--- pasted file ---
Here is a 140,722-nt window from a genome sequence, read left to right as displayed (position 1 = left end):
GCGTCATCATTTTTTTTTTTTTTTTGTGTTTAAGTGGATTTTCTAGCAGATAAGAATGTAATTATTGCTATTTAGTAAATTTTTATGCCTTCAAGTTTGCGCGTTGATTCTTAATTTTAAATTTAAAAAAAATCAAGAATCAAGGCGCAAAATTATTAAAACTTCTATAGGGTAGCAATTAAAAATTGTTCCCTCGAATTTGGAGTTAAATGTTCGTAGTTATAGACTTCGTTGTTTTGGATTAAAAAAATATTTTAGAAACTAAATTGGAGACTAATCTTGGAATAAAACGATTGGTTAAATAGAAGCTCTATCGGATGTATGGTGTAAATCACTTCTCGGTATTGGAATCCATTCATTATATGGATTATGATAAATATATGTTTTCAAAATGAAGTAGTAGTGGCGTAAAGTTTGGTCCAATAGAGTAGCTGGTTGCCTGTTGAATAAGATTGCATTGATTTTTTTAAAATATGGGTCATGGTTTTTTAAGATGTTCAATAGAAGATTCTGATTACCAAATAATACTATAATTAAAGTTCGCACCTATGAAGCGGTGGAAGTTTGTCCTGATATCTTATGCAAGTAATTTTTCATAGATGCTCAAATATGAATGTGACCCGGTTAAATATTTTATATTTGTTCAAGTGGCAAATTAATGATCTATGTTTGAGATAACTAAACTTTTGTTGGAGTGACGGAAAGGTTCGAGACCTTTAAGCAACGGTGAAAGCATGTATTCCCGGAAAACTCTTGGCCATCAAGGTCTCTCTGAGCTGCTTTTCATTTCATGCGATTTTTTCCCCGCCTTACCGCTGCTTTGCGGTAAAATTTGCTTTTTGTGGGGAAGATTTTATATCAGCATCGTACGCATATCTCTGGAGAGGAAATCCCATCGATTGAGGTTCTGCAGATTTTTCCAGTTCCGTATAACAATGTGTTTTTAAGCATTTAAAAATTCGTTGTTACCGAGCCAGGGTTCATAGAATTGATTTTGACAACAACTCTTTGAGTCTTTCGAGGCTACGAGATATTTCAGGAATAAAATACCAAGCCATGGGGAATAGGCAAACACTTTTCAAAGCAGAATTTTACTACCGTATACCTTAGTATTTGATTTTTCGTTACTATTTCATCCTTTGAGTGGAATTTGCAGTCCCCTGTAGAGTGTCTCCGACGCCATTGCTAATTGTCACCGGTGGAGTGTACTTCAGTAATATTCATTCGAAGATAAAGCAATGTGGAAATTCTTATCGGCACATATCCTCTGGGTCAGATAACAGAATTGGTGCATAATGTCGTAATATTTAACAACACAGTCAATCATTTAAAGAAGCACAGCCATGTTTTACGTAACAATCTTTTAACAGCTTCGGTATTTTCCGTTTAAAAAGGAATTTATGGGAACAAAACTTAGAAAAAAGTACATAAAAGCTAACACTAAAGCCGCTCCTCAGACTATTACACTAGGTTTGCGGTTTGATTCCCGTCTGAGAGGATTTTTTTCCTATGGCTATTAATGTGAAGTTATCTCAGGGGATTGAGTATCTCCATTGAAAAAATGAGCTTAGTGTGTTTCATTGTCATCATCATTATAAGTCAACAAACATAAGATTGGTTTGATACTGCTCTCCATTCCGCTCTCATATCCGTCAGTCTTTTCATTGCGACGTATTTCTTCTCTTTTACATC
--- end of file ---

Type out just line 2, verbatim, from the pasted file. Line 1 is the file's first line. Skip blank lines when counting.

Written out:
GCGTCATCATTTTTTTTTTTTTTTTGTGTTTAAGTGGATTTTCTAGCAGATAAGAATGTAATTATTGCTATTTAGTAAATTTTTATGCCTTCAAGTTTGCGCGTTGATTCTTAATTTTAAATTTAAAAAAAATCAAGAATCAAGGCGCAAAATTATTAAAACTTCTATAGGGTAGCAATTAAAAATTGTTCCCTCGAATTTGGAGTTAAATGTTCGTAGTTATAGACTTCGTTGTTTTGGATTAAAAAAATATTTTAGAAACTAAATTGGAGACTAATCTTGGAATAAAACGATTGGTTAAATAGAAGCTCTATCGGATGTATGGTGTAAATCACTTCTCGGTATTGGAATCCATTCATTATATGGATTATGATAAATATATGTTTTCAAAATGAAGTAGTAGTGGCGTAAAGTTTGGTCCAATAGAGTAGCTGGTTGCCTGTTGAATAAGATTGCATTGATTTTTTTAAAATATGGGTCATGGTTTTTTAAGATGTTCAATAGAAGATTCTGATTACCAAATAATACTATAATTAAAGTTCGCACCTATGAAGCGGTGGAAGTTTGTCCTGATATCTTATGCAAGTAATTTTTCATAGATGCTCAAATATGAATGTGACCCGGTTAAATATTTTATATTTGTTCAAGTGGCAAATTAATGATCTATGTTTGAGATAACTAAACTTTTGTTGGAGTGACGGAAAGGTTCGAGACCTTTAAGCAACGGTGAAAGCATGTATTCCCGGAAAACTCTTGGCCATCAAGGTCTCTCTGAGCTGCTTTTCATTTCATGCGATTTTTTCCCCGCCTTACCGCTGCTTTGCGGTAAAATTTGCTTTTTGTGGGGAAGATTTTATATCAGCATCGTACGCATATCTCTGGAGAGGAAATCCCATCGATTGAGGTTCTGCAGATTTTTCCAGTTCCGTATAACAATGTGTTTTTAAGCATTTAAAAATTCGTTGTTACCGAGCCAGGGTTCATAGAATTGATTTTGACAACAACTCTTTGAGTCTTTCGAGGCTACGAGATATTTCAGGAATAAAATACCAAGCCATGGGGAATAGGCAAACACTTTTCAAAGCAGAATTTTACTACCGTATACCTTAGTATTTGATTTTTCGTTACTATTTCATCCTTTGAGTGGAATTTGCAGTCCCCTGTAGAGTGTCTCCGACGCCATTGCTAATTGTCACCGGTGGAGTGTACTTCAGTAATATTCATTCGAAGATAAAGCAATGTGGAAATTCTTATCGGCACATATCCTCTGGGTCAGATAACAGAATTGGTGCATAATGTCGTAATATTTAACAACACAGTCAATCATTTAAAGAAGCACAGCCATGTTTTACGTAACAATCTTTTAACAGCTTCGGTATTTTCCGTTTAAAAAGGAATTTATGGGAACAAAACTTAGAAAAAAGTACATAAAAGCTAACACTAAAGCCGCTCCTCAGACTATTACACTAGGTTTGCGGTTTGATTCCCGTCTGAGAGGATTTTTTTCCTATGGCTATTAATGTGAAGTTATCTCAGGGGATTGAGTATCTCCATTGAAAAAATGAGCTTAGTGTGTTTCATTGTCATCATCATTATAAGTCAACAAACATAAGATTGGTTTGATACTGCTCTCCATTCCGCTCTCATATCCGTCAGTCTTTTCATTGCGACGTATTTCTTCTCTTTTACATC